Interestingly, this period corresponds to the significant increase in penetration of mass media in society (including direct coverage of parliamentary proceedings on TV) and the passage of anti-defection law.
Parliamentary disruptions pose two interesting questions. First, are parliamentary disruptions unambiguously detrimental to democracy, or do they serve some function? Assuming that disruptions weaken the Indian democracy, the second question worth pondering over is what institutional incentives work in favour of disruptions rather than debate. The mainstream opinion is usually against parliamentary disruptions, since disruptions are seen to not only undermine the democratic role of legislatures, but also affect govenance by the executive arm of the state.
The role of legislators or representatives is to debate the appropriateness of legislation, and the disruptions not only delay legislative business, but also allow little time for debates.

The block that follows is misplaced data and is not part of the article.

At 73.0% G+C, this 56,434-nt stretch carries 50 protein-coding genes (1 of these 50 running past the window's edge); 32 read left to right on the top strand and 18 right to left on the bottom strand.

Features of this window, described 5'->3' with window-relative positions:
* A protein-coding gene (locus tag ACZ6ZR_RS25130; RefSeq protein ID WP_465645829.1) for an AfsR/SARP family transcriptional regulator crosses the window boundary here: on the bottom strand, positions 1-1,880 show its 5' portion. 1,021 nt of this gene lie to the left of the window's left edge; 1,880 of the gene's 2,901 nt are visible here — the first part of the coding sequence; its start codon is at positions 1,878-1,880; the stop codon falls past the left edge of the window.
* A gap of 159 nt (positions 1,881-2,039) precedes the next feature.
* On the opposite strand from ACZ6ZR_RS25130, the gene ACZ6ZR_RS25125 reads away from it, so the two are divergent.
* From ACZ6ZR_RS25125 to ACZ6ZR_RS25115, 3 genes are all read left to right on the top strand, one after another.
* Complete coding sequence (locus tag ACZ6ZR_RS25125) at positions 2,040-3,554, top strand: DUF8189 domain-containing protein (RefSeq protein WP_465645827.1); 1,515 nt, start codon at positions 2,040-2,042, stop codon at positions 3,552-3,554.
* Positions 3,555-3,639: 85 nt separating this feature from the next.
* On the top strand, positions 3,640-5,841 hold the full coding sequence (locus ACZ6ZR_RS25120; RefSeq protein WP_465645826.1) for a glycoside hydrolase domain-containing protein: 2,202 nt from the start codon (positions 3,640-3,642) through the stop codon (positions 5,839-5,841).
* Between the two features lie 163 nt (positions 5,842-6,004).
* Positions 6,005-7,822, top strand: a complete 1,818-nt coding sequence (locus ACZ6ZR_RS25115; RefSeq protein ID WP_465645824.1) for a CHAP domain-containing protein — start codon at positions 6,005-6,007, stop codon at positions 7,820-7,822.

Disruptions also contribute to undermining the respect representatives ought to have in the eyes of the citizens. It is also widely known that disruptions in India are often not caused by the actions of individual legislators but by the coordinated action of a party to which the disrupting members belong.
Parliamentary disruptions have been defended by the opposition, now as well as in the past, as a means to counter arrogance of the ruling dispensation (theoretically alluding to the “tyranny of the majority” problem), as a means to highlight matters of public interest (particularly constituents, existing or potential), and even as an opportunity for legislators to express dissent!